Vegetation helps Wilson Reservoir become big for bass
Vegetation helps reservoir become better for bas
08/12/2012 7:49 AM
08/12/2012 7:49 AM
Jody Pfannenstiel was up early working in the grass. But instead of pulling dandelions from his lawn, he was pulling bass from flooded vegetation.
“The bass population has never been this good before, as far as I’m concerned,” said Pfannenstiel, a Wilson fishing veteran of nearly 40 years. “A lot of it has to do with the (flooded) grass and weeds. It’s made the fishing a lot better.”
Fishing about six or seven hours on a windy August morning and early afternoon, Pfannenstiel, of Salina, caught at least 25 bass from six to about 20 inches.
Unlike a decade ago, they were about evenly split between largemouth and smallmouth bass.
Wilson’s beautiful shoreline of towering rock formations and coves has long been some of the Midwest’s best waters for smallmouth bass. The fish best known for clear Ozark streams thrive amid jumbled rocks where they grow fat on crawdads and shad.
It’s now as known for its largemouth bass. Good fishermen can count on good numbers of fish up to three pounds, according to Pfannenstiel.
His best day this year was in the early spring, when he and a partner caught an estimated 150 bass. Nearly all were largemouths. He remembers bass fishing as good in the mid to late-1990s.
“That’s when we had so much high water and a lot of fish must have washed in from ponds. All of a sudden we had big bass in here,” Pfannenstiel said. He said the same high water gave them ideal spawning conditions on the flooded shoreline.
As the lake dropped to normal levels in coming springs, the good largemouth spawns ended.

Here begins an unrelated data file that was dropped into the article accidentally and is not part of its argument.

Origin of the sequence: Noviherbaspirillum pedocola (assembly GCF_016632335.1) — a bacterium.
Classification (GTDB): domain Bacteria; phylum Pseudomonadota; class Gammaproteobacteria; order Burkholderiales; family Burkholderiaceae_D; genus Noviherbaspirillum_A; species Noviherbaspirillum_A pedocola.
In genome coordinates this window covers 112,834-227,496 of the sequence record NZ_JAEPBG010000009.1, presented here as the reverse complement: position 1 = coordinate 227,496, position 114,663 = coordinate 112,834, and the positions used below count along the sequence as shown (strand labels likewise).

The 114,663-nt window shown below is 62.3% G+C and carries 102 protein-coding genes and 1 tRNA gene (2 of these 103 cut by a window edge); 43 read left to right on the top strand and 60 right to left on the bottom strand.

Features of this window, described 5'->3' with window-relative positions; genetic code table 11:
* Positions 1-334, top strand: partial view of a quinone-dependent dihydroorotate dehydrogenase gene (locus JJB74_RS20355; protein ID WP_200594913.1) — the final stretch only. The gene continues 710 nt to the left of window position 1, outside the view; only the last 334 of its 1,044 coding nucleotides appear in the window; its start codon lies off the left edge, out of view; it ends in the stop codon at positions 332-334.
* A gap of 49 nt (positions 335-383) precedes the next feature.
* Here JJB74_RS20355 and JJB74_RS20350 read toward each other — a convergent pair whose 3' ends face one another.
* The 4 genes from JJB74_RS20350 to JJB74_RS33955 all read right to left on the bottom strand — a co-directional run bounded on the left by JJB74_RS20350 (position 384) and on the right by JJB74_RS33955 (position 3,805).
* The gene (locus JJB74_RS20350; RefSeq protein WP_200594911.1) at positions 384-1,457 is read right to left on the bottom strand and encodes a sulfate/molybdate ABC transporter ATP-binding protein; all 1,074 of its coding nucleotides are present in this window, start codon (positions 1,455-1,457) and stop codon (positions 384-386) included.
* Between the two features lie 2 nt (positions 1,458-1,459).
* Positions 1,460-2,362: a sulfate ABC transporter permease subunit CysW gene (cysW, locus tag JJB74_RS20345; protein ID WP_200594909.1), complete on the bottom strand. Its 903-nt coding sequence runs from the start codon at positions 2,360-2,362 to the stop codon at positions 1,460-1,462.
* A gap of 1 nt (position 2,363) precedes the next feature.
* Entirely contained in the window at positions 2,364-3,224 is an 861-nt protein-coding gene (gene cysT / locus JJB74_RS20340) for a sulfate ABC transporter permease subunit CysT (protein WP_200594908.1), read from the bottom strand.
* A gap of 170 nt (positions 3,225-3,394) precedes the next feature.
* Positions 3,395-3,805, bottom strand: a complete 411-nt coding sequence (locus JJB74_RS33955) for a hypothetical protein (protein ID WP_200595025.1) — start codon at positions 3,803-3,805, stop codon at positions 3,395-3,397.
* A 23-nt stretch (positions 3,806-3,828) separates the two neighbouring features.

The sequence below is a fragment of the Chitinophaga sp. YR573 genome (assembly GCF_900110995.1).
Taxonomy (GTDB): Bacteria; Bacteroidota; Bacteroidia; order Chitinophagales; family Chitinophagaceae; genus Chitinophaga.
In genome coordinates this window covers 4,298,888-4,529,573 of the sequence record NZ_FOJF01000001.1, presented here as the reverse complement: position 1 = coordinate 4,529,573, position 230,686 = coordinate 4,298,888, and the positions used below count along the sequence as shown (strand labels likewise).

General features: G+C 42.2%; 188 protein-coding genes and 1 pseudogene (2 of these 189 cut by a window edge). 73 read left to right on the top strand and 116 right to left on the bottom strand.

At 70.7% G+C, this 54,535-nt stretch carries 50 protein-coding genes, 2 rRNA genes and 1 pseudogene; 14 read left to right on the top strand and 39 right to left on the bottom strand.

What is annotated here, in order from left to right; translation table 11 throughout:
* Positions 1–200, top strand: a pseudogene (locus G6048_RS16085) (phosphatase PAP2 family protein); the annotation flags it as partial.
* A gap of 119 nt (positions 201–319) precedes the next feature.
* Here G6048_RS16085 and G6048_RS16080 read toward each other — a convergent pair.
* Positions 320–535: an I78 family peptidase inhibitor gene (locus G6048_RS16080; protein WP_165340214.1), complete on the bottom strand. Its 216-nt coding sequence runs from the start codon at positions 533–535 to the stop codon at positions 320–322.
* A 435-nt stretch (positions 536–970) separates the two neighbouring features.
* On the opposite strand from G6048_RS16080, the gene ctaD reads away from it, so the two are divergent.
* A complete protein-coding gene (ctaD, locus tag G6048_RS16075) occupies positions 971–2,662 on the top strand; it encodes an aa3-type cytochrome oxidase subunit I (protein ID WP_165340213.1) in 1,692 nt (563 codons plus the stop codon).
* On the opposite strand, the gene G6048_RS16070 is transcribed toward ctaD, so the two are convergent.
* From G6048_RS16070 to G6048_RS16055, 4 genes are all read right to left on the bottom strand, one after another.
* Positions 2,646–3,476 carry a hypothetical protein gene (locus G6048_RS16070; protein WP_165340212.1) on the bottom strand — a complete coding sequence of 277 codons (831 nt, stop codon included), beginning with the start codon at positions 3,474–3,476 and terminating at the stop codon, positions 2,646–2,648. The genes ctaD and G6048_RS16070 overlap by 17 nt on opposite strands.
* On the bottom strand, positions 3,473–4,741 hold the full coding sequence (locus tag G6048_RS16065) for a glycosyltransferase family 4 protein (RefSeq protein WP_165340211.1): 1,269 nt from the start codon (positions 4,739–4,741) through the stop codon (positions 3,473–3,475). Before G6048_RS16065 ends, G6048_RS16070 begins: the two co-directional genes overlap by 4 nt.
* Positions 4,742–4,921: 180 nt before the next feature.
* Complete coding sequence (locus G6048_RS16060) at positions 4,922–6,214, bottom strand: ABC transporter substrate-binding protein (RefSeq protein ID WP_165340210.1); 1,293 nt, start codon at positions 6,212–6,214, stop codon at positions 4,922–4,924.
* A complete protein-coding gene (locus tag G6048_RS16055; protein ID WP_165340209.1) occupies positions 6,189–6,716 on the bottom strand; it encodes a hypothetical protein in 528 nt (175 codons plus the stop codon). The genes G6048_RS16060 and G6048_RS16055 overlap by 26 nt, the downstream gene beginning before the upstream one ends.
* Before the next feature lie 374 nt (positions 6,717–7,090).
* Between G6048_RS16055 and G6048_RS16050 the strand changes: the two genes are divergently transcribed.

Now, things are different.
Pfannenstiel credits about six years of fairly stable water levels for allowing broad beds of several kinds of aquatic weeds to form. They are an important sanctuary for young-of-the-year game and baitfish.
“Without that cover, if you hatched you’d usually just get gobbled up pretty quickly,” he said. “There are a lot of things in here that will eat you.” He was speaking of Wilson’s good populations of smallmouths, white bass and stripers.
The weed beds also give Pfannenstiel a great chance to fish his favorite way for bass – with top-water lures.
On the lake at about 6 a.m., the 25-year veteran of tournament fishing motored to a favored cover and began casting a floating, plastic frog amid dense mats of aquatic weeds.
Pfannenstiel used twitches to move it about, letting it pause on any opening in the greenery.
His first fish of the day came within about five minutes. He’d boated four largemouths, the best being about 16½ inches, when he left the bay after about a half-hour of casting.
Battling wind-whipped whitecaps, Pfannenstiel worked his way up lake, hitting some rocky shorelines for smallmouths and stopped to fish any sizable clumps of flooded vegetation.
He hit paydirt where waves were pushing shad onto a rocky point that was thick with vegetation. Bass were seen smacking baitfish on the surface before Pfannenstiel arched his first cast at the spot.
Working around the outside and casting in, he caught eight to 10 smallmouths from the spot.
“We left fish still feeding when we left that spot,” he later said as he looked for a good concentration of bigger largemouths. “You could go back to a place like that and catch bass all day.”
He later found his best fish of the day, a largemouth probably a tad more than four pounds, at about noon.
It wasn’t his favorite bass of the day, though. Instead, it was a little largemouth of about six inches that somehow managed to get hooked on a Zara Spook almost as long.
“These are the fish we really like to see, and we’re seeing lots of these little fish,” Pfannenstiel said as he watched the released bass disappear into the flooded weeds. “Those are our future. That’s what lets us know we’ve got more good fishing for years to come.”